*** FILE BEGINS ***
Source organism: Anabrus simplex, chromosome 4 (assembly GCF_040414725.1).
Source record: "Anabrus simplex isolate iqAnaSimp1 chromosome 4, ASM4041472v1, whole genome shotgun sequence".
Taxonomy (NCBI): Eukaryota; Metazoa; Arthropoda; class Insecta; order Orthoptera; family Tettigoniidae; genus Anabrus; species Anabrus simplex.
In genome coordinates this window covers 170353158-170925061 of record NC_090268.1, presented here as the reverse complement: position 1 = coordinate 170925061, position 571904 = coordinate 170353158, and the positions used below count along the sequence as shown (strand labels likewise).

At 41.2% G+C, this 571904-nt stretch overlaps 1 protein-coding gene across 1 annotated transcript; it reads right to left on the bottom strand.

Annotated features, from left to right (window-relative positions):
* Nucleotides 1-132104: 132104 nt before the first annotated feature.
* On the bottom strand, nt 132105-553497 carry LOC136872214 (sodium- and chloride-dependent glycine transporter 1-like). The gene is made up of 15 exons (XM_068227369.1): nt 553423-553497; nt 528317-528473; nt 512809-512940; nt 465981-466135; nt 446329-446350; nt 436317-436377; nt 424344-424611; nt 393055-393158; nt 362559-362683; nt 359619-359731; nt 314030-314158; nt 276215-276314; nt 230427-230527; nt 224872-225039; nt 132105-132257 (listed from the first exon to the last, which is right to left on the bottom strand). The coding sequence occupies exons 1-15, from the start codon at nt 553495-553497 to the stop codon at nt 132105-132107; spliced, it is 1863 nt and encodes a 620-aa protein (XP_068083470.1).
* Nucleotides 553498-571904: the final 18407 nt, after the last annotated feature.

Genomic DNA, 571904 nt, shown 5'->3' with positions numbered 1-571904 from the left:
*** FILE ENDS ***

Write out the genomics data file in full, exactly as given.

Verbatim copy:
Source organism: Anabrus simplex, chromosome 4 (assembly GCF_040414725.1).
Source record: "Anabrus simplex isolate iqAnaSimp1 chromosome 4, ASM4041472v1, whole genome shotgun sequence".
Taxonomy (NCBI): Eukaryota; Metazoa; Arthropoda; class Insecta; order Orthoptera; family Tettigoniidae; genus Anabrus; species Anabrus simplex.
In genome coordinates this window covers 170353158-170925061 of record NC_090268.1, presented here as the reverse complement: position 1 = coordinate 170925061, position 571904 = coordinate 170353158, and the positions used below count along the sequence as shown (strand labels likewise).

At 41.2% G+C, this 571904-nt stretch overlaps 1 protein-coding gene across 1 annotated transcript; it reads right to left on the bottom strand.

Annotated features, from left to right (window-relative positions):
* Nucleotides 1-132104: 132104 nt before the first annotated feature.
* On the bottom strand, nt 132105-553497 carry LOC136872214 (sodium- and chloride-dependent glycine transporter 1-like). The gene is made up of 15 exons (XM_068227369.1): nt 553423-553497; nt 528317-528473; nt 512809-512940; nt 465981-466135; nt 446329-446350; nt 436317-436377; nt 424344-424611; nt 393055-393158; nt 362559-362683; nt 359619-359731; nt 314030-314158; nt 276215-276314; nt 230427-230527; nt 224872-225039; nt 132105-132257 (listed from the first exon to the last, which is right to left on the bottom strand). The coding sequence occupies exons 1-15, from the start codon at nt 553495-553497 to the stop codon at nt 132105-132107; spliced, it is 1863 nt and encodes a 620-aa protein (XP_068083470.1).
* Nucleotides 553498-571904: the final 18407 nt, after the last annotated feature.

Genomic DNA, 571904 nt, shown 5'->3' with positions numbered 1-571904 from the left: